Kafka and Quix Streams
Quix Streams helps you to leverage Kafka’s powerful features with ease.
Why this is important
Kafka is a powerful but complex technology. Using Quix Streams, you can leverage the power of Kafka without needing to know its internal details. Quix Streams provides abstractions to make working with Kafka much simpler.
Each topic can be set to replicate over the Kafka cluster for increased resilience, so a failure of a node will not cause downtime of your processing pipeline. For example, if you set the number of replicas to two, every message you send to the topic will be replicated twice in the cluster.
Each topic has temporary storage. Every message sent to the topic will remain in Kafka for a configured amount of time or size. That means that a consumer can join the topic later and still consume messages. If your processing pipeline has downtime, no data is lost.
Each Kafka topic is created with a number of partitions. You can add more partitions later, but you can’t remove them. Each partition is an independent queue that preserves the order of messages.
Quix Streams restricts all messages inside one stream to the same single partition. This means that inside one stream, a consumer can rely on the order of messages.
Partitions are spread across your Kafka cluster, over different Kafka nodes, for improved performance.
Redistribution of load
Streams are redistributed over available partitions. With an increasing number of streams, each partition will end up with approximately the same number of streams.
The number of partitions sets the limit for how many replicas of one model can process the topic. For example, a topic with three partitions can be processed with up to three instances of a model. The fourth instance remains idle.
The Consumer group is provided to enable you to horizontally scale your topic processing. Each consumer group has an ID, which you set when opening a connection to the topic:
If you deploy this model with three instances, the partitions are shared across the three instances, to distribute the load.
If you increase the instance count, some partitions will get reassigned to new instances of the model.
If you decrease the instance count, partitions left by leaving instances get reassigned to remaining instances in the consumer group.
You can think of Kafka temporary storage as a processing queue for each partition. Consumer groups read from this queue and regularly commit offsets to track which messages were already processed. By default, this is done by Quix Streams automatically, but you can override that by manually committing an offset when you are done processing a set of rows:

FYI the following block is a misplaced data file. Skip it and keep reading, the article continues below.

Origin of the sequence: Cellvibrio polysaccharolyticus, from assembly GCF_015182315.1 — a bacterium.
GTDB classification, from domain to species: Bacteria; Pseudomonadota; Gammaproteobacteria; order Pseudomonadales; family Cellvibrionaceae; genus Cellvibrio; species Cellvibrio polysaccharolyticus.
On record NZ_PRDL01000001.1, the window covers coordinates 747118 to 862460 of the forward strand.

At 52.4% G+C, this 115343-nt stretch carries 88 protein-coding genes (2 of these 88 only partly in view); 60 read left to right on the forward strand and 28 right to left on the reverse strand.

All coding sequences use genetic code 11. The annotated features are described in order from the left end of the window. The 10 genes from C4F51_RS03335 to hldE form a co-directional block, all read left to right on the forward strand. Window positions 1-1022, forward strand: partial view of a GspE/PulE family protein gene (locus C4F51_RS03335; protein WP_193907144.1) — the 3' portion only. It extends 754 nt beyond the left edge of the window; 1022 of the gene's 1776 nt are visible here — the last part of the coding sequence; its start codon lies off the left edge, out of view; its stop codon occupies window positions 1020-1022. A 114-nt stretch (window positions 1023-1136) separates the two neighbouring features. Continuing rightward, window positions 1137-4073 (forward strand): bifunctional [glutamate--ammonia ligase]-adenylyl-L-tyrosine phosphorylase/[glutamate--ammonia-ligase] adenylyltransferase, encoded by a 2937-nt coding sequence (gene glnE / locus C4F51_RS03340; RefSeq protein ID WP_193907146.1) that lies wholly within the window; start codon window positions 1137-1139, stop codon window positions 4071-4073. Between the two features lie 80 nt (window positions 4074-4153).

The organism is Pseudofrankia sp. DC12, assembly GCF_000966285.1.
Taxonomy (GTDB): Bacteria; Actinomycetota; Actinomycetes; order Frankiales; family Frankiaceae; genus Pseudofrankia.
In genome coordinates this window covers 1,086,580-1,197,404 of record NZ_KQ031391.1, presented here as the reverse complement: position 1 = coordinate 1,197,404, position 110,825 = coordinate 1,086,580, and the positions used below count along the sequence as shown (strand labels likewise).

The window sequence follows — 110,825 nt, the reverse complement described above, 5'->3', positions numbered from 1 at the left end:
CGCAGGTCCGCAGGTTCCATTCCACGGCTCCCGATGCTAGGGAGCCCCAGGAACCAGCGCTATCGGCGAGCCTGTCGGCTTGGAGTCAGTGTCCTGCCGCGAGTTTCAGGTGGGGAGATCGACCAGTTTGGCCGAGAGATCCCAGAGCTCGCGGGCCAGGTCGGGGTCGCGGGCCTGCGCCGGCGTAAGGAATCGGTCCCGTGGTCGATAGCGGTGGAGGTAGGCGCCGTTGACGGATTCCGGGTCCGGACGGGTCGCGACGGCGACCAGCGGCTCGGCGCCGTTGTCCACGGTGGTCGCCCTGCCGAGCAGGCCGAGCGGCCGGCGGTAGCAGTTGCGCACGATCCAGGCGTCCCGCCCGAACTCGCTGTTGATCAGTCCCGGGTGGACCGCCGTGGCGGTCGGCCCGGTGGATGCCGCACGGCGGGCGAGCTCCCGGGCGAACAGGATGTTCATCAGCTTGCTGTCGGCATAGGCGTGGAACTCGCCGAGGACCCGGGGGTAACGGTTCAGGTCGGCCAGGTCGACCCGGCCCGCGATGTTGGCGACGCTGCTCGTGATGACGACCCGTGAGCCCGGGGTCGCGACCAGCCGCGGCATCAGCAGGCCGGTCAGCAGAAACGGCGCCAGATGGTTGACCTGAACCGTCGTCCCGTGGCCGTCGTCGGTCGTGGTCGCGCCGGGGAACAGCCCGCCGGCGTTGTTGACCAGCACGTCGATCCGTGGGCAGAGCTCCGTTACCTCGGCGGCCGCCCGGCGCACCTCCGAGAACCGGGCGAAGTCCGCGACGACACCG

The consumer group plays an important role here, as offset commits are associated with the consumer group ID. That means that if you connect to the same topic with a different consumer group ID, the model will start reading from the offset specified, which is latest by default.
When you open a topic you can also choose where to start reading data from. Either read all the data from the start or only read the new data as it arrives. Read more here.
You can use Kafka without specifying a consumer group. If not using a consumer group, you must specify an offset such as
Latest (default), or
Earliest, in order to read from Kafka, as Kafka won't have any previously stored value available. Commit and checkpointing features are only available with consumer groups.
If you want to consume data from the topic locally for debugging purposes, and the model is running elsewhere at the same time, make sure that you change the consumer group ID to prevent clashing with the other deployment.
Topics group data streams from a single type of source. The rule for maximum performance is to always maintain one schema per topic.
- For connected car data you could create individual topics to group data from different systems like the engine, transmission, electronics, chassis, infotainment systems.
- For games you might create individual topics to separate player, game and machine data.
- For consumer apps you could create a topic each source i.e one for your IOS app, one for your Android app, and one for your web app.
- For live ML pipelines you’ll want to create a topic for each stage of the pipeline, such as: raw-data-topic → cleaning model → clean-data-topic → ML model → results topic.
Topics are key to good data governance. Use them to organize your data in the following ways:
- Group data streams by type or source.
- Use separate topics for raw, clean, or processed data.
- Create prototyping topics to publish results of models in development.